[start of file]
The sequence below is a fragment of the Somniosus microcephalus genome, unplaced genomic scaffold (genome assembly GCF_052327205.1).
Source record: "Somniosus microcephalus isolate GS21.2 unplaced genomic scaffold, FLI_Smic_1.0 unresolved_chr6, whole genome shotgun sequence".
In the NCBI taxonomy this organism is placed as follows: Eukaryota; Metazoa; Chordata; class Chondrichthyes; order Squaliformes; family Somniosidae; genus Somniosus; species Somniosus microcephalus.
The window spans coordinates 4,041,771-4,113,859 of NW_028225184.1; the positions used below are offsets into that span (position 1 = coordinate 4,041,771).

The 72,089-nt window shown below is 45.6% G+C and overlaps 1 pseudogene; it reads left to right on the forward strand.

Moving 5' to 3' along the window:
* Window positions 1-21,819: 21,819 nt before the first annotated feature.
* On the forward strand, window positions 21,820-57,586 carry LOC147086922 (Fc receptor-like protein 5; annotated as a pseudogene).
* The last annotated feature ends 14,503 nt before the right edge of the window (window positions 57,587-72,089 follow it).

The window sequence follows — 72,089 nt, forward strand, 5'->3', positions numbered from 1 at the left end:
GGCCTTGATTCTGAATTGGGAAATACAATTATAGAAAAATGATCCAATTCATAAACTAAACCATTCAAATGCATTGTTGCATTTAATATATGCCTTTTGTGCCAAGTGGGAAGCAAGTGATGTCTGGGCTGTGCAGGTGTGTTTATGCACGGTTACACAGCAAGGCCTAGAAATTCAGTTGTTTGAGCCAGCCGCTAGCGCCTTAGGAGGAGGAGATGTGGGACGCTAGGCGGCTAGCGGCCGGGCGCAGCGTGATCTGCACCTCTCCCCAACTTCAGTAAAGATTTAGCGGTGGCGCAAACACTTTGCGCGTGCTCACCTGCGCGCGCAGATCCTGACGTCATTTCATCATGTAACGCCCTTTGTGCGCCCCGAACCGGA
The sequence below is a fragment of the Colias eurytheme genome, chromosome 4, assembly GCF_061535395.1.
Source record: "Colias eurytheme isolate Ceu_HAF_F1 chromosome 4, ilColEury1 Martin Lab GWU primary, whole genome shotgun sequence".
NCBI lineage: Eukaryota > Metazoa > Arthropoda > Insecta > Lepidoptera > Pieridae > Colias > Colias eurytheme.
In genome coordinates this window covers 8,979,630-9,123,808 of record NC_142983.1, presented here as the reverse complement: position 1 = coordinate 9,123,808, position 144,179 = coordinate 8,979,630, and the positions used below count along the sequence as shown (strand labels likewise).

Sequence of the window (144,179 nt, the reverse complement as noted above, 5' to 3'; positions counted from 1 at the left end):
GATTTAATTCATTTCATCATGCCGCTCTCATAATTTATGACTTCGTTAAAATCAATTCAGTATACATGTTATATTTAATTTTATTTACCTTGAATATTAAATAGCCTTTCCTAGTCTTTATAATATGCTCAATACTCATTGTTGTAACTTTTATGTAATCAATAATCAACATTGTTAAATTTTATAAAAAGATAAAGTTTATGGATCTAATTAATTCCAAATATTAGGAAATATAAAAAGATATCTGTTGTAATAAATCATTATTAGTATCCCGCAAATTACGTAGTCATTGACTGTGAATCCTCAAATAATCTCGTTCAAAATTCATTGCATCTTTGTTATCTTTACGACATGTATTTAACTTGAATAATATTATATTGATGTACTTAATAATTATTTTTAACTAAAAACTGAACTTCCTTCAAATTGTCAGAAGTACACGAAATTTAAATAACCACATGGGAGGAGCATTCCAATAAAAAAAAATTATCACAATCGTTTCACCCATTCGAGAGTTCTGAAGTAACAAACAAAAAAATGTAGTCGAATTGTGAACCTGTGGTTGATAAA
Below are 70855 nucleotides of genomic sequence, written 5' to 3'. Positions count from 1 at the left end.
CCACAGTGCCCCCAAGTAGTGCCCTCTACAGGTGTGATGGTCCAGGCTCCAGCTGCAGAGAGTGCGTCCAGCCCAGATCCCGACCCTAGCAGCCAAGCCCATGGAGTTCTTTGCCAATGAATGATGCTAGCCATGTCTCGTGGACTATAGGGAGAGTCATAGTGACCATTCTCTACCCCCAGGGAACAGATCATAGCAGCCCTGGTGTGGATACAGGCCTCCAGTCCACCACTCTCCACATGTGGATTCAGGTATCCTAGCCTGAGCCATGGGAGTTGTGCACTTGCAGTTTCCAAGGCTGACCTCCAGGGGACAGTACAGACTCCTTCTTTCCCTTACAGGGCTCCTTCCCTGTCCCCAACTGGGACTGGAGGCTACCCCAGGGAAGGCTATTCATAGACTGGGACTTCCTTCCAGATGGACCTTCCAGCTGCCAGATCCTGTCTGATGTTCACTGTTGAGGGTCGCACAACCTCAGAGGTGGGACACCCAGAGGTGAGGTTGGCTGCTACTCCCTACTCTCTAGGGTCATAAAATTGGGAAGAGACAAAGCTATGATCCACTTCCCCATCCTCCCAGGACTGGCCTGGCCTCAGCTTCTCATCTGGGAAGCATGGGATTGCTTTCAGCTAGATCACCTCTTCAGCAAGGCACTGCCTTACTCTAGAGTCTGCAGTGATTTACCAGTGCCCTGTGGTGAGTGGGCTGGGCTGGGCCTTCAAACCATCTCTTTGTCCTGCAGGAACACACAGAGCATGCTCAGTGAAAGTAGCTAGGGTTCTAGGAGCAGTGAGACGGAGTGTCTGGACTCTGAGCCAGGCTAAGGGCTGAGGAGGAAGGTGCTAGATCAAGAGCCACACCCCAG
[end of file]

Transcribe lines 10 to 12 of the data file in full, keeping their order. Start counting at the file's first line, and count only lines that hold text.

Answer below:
The window sequence follows — 72,089 nt, forward strand, 5'->3', positions numbered from 1 at the left end:
GGCCTTGATTCTGAATTGGGAAATACAATTATAGAAAAATGATCCAATTCATAAACTAAACCATTCAAATGCATTGTTGCATTTAATATATGCCTTTTGTGCCAAGTGGGAAGCAAGTGATGTCTGGGCTGTGCAGGTGTGTTTATGCACGGTTACACAGCAAGGCCTAGAAATTCAGTTGTTTGAGCCAGCCGCTAGCGCCTTAGGAGGAGGAGATGTGGGACGCTAGGCGGCTAGCGGCCGGGCGCAGCGTGATCTGCACCTCTCCCCAACTTCAGTAAAGATTTAGCGGTGGCGCAAACACTTTGCGCGTGCTCACCTGCGCGCGCAGATCCTGACGTCATTTCATCATGTAACGCCCTTTGTGCGCCCCGAACCGGA
The sequence below is a fragment of the Colias eurytheme genome, chromosome 4, assembly GCF_061535395.1.